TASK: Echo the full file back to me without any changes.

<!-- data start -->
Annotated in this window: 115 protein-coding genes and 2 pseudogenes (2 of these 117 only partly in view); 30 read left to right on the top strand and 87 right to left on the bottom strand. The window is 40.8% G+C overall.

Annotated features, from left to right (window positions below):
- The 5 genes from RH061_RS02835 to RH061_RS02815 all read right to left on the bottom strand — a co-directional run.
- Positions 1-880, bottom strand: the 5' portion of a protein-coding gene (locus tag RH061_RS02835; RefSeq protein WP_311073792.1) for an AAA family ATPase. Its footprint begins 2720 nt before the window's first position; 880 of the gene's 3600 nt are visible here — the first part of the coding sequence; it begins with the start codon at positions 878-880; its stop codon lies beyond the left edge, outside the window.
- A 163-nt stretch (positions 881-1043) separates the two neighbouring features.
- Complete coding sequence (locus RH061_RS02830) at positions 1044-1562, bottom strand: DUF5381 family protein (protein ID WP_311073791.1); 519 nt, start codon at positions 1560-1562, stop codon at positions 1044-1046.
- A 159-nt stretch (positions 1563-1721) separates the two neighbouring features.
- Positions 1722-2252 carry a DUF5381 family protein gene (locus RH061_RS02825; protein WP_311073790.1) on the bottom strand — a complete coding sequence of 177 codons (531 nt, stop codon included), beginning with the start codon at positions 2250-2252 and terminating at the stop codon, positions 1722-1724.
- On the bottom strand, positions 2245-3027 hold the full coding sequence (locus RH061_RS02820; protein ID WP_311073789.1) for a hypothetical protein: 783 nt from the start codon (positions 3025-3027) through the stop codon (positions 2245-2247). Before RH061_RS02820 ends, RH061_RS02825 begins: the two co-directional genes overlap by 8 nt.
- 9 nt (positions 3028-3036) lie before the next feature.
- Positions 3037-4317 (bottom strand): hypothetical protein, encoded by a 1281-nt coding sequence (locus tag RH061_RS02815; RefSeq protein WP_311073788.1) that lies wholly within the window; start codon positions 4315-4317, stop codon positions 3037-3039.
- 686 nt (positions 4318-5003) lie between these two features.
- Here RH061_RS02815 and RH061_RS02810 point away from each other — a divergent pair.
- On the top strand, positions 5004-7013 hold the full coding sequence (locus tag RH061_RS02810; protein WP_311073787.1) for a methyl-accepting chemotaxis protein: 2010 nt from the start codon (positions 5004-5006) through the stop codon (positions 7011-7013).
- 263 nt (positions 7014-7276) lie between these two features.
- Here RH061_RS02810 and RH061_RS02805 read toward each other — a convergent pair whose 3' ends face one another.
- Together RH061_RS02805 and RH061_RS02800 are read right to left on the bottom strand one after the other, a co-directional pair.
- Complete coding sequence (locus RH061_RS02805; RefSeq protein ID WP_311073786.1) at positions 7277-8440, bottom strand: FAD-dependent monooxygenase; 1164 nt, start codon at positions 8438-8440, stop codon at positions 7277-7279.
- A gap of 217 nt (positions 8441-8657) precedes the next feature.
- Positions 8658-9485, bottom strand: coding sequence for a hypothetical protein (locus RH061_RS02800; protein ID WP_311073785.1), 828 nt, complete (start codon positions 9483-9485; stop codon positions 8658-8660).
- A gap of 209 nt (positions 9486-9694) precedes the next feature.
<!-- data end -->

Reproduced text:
Annotated in this window: 115 protein-coding genes and 2 pseudogenes (2 of these 117 only partly in view); 30 read left to right on the top strand and 87 right to left on the bottom strand. The window is 40.8% G+C overall.

Annotated features, from left to right (window positions below):
- The 5 genes from RH061_RS02835 to RH061_RS02815 all read right to left on the bottom strand — a co-directional run.
- Positions 1-880, bottom strand: the 5' portion of a protein-coding gene (locus tag RH061_RS02835; RefSeq protein WP_311073792.1) for an AAA family ATPase. Its footprint begins 2720 nt before the window's first position; 880 of the gene's 3600 nt are visible here — the first part of the coding sequence; it begins with the start codon at positions 878-880; its stop codon lies beyond the left edge, outside the window.
- A 163-nt stretch (positions 881-1043) separates the two neighbouring features.
- Complete coding sequence (locus RH061_RS02830) at positions 1044-1562, bottom strand: DUF5381 family protein (protein ID WP_311073791.1); 519 nt, start codon at positions 1560-1562, stop codon at positions 1044-1046.
- A 159-nt stretch (positions 1563-1721) separates the two neighbouring features.
- Positions 1722-2252 carry a DUF5381 family protein gene (locus RH061_RS02825; protein WP_311073790.1) on the bottom strand — a complete coding sequence of 177 codons (531 nt, stop codon included), beginning with the start codon at positions 2250-2252 and terminating at the stop codon, positions 1722-1724.
- On the bottom strand, positions 2245-3027 hold the full coding sequence (locus RH061_RS02820; protein ID WP_311073789.1) for a hypothetical protein: 783 nt from the start codon (positions 3025-3027) through the stop codon (positions 2245-2247). Before RH061_RS02820 ends, RH061_RS02825 begins: the two co-directional genes overlap by 8 nt.
- 9 nt (positions 3028-3036) lie before the next feature.
- Positions 3037-4317 (bottom strand): hypothetical protein, encoded by a 1281-nt coding sequence (locus tag RH061_RS02815; RefSeq protein WP_311073788.1) that lies wholly within the window; start codon positions 4315-4317, stop codon positions 3037-3039.
- 686 nt (positions 4318-5003) lie between these two features.
- Here RH061_RS02815 and RH061_RS02810 point away from each other — a divergent pair.
- On the top strand, positions 5004-7013 hold the full coding sequence (locus tag RH061_RS02810; protein WP_311073787.1) for a methyl-accepting chemotaxis protein: 2010 nt from the start codon (positions 5004-5006) through the stop codon (positions 7011-7013).
- 263 nt (positions 7014-7276) lie between these two features.
- Here RH061_RS02810 and RH061_RS02805 read toward each other — a convergent pair whose 3' ends face one another.
- Together RH061_RS02805 and RH061_RS02800 are read right to left on the bottom strand one after the other, a co-directional pair.
- Complete coding sequence (locus RH061_RS02805; RefSeq protein ID WP_311073786.1) at positions 7277-8440, bottom strand: FAD-dependent monooxygenase; 1164 nt, start codon at positions 8438-8440, stop codon at positions 7277-7279.
- A gap of 217 nt (positions 8441-8657) precedes the next feature.
- Positions 8658-9485, bottom strand: coding sequence for a hypothetical protein (locus RH061_RS02800; protein ID WP_311073785.1), 828 nt, complete (start codon positions 9483-9485; stop codon positions 8658-8660).
- A gap of 209 nt (positions 9486-9694) precedes the next feature.